Archive for May 2011

Wednesday May 18, 2011 Mary Sue Players (part one)

May 18, 2011

Over the last few weeks I have been thinking about which games I enjoy playing and why.  I do seem to favor the indie game scene and with my desire to expand my social gaming network, one incentive has been popping to the front; player types.  Many indie RPGs outline what the actual play experience should be.  Some are fairly direct while others systems have it built in, either way; there is style of play that is expected.  This limits the types of players who want to play the game.  Think of these three board games; Chess, Diplomacy, and Monopoly.  Each have their own style and anyone can play them, however, whichever one you prefer playing explains what you want out of that experience. 

I have noticed that indie games, for me, repel player types that I do not like playing with.  Not all of them, but the really annoying ones.  I guess my worst player type is the Mary Sue, that player who has to prove that they are better than all the other players and has to be the center of attention.  The problem with the player type which I just categorized is that I take two bad player traits and combine them.  The reason is, I generally can play with either type; it’s just I cannot take it when they are combined.  I can handle players who want to compete in RPGs; they usually want a sense of fairness so they can beat the system.  I can also handle the spot-lighter, who just wants everyone to see them; because they do not stop me from solving the problems.  The Mary Sue player cannot let anyone else do anything because they might be better at it.  Mary Sue players are willing to do anything so their character remains on top, even if it means reading the adventure that you are in.   

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May 16, 2011-The Adam West style of gaming.

May 16, 2011

I am a creative guy.  There are some really good benefits to being creative; but like all things, every strength has their weakness.  Having lived a full creative life with some self-reflection, I can say I have experience and recognized many weakness from living with a creative impulse.  One of these drawbacks is the desire to “make things your own” or “put your own stamp on it.”  Basically, you take something that has nothing wrong and change it, so you feel more connected and a part of it.  I am not going to debate the positive aspects; I am here to talk about the negative aspects.  So, try not to start singing about the virtues in your head, because I already know them.  Instead, take a moment to think about; how difficult it would be to work for someone who behaves like this.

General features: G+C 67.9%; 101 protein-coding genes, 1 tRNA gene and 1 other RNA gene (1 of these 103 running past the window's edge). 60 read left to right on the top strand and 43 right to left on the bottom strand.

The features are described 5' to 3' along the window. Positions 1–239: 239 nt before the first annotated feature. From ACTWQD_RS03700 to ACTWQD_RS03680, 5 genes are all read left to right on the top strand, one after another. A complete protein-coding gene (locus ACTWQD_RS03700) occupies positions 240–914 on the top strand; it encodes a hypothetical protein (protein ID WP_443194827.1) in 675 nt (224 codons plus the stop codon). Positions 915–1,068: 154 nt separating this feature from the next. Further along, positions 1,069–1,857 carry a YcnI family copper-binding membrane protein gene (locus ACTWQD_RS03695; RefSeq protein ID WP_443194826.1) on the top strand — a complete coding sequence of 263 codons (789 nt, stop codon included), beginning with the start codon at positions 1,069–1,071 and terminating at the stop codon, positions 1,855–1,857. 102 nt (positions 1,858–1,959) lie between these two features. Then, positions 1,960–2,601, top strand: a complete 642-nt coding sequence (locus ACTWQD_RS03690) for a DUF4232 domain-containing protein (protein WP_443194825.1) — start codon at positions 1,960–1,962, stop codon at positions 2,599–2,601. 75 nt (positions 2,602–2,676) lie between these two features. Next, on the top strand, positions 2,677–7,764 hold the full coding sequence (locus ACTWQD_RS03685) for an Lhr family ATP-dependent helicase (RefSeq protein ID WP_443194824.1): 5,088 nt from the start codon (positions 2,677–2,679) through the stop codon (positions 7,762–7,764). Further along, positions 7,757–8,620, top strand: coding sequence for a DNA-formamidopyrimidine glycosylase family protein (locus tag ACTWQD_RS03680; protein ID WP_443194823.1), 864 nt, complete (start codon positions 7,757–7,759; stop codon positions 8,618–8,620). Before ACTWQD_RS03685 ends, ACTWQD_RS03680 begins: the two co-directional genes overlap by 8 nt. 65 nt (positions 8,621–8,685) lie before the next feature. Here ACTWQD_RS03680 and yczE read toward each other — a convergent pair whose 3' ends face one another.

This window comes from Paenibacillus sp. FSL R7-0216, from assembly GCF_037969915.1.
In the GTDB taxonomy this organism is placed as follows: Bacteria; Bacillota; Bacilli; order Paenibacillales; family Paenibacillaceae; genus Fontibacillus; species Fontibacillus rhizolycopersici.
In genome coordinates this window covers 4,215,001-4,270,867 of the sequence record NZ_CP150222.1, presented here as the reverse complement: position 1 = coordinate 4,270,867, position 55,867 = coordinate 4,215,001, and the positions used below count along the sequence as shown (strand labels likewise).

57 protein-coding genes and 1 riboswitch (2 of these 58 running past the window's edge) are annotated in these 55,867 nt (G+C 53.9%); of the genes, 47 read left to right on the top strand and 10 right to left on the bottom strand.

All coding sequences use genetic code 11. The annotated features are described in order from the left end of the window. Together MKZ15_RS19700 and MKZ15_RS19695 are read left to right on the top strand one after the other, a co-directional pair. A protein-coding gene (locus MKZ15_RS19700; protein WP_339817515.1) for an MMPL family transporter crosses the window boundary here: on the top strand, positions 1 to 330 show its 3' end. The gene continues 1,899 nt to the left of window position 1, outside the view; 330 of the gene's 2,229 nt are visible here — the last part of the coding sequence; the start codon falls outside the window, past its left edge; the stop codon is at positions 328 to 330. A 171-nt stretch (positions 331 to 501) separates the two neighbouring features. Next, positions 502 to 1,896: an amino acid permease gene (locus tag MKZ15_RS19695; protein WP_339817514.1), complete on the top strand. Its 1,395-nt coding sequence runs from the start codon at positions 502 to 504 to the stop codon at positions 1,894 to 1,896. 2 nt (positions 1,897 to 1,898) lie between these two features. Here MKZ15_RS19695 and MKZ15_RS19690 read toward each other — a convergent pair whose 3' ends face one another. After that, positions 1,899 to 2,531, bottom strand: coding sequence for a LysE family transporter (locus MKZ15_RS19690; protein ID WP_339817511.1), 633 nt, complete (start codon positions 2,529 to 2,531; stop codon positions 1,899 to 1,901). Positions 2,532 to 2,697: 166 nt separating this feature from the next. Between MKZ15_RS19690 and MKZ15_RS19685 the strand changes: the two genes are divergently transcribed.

In my early years of gaming, I gave into this desire all the time; however, I was playing AD&D and that system is so open, I did not suffer badly.  Matter of fact, it was a bit of a strength; because everyone was playing typical AD&D, what I did was considered fresh.  Like having an adventure mimic Jack and the Beanstalk, the players loved it.  When I moved to other systems, this strength became a weakness, one that took several years for me to notice.  You see, after playing AD&D and 2nd edition for so long, my expectations of game systems were really low.  I expected game systems to “not make sense” and let me tell ya, many games met those expectations (which did not help.)  These games needed me to fix them before we played, allowing “my own stamp.”  In retrospect, even those stories did not work for me or my players.  About twelve years ago, I had the realization that the game’s system is fine.  That by tweaking with the system you just might be ruining the system and more importantly, the game for the players.  My worst tweaking was probably when I took Star Frontiers and tried to make it into “Hitchhiker’s Guide to the Galaxy,” without the players knowing it.